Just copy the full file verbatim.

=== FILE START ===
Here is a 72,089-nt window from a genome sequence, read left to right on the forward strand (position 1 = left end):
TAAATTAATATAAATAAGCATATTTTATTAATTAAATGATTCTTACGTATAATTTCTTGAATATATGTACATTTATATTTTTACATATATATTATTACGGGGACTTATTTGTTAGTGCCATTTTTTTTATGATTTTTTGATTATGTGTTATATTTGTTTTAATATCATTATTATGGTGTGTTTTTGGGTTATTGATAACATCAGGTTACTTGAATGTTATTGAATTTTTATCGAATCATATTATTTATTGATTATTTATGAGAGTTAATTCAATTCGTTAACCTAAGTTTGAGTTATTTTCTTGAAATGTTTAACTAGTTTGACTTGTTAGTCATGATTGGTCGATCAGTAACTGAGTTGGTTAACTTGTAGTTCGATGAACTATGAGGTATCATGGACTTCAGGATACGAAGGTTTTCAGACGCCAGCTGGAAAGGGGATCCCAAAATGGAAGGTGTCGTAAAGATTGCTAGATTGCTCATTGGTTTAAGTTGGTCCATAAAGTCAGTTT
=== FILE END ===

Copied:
Here is a 72,089-nt window from a genome sequence, read left to right on the forward strand (position 1 = left end):
TAAATTAATATAAATAAGCATATTTTATTAATTAAATGATTCTTACGTATAATTTCTTGAATATATGTACATTTATATTTTTACATATATATTATTACGGGGACTTATTTGTTAGTGCCATTTTTTTTATGATTTTTTGATTATGTGTTATATTTGTTTTAATATCATTATTATGGTGTGTTTTTGGGTTATTGATAACATCAGGTTACTTGAATGTTATTGAATTTTTATCGAATCATATTATTTATTGATTATTTATGAGAGTTAATTCAATTCGTTAACCTAAGTTTGAGTTATTTTCTTGAAATGTTTAACTAGTTTGACTTGTTAGTCATGATTGGTCGATCAGTAACTGAGTTGGTTAACTTGTAGTTCGATGAACTATGAGGTATCATGGACTTCAGGATACGAAGGTTTTCAGACGCCAGCTGGAAAGGGGATCCCAAAATGGAAGGTGTCGTAAAGATTGCTAGATTGCTCATTGGTTTAAGTTGGTCCATAAAGTCAGTTT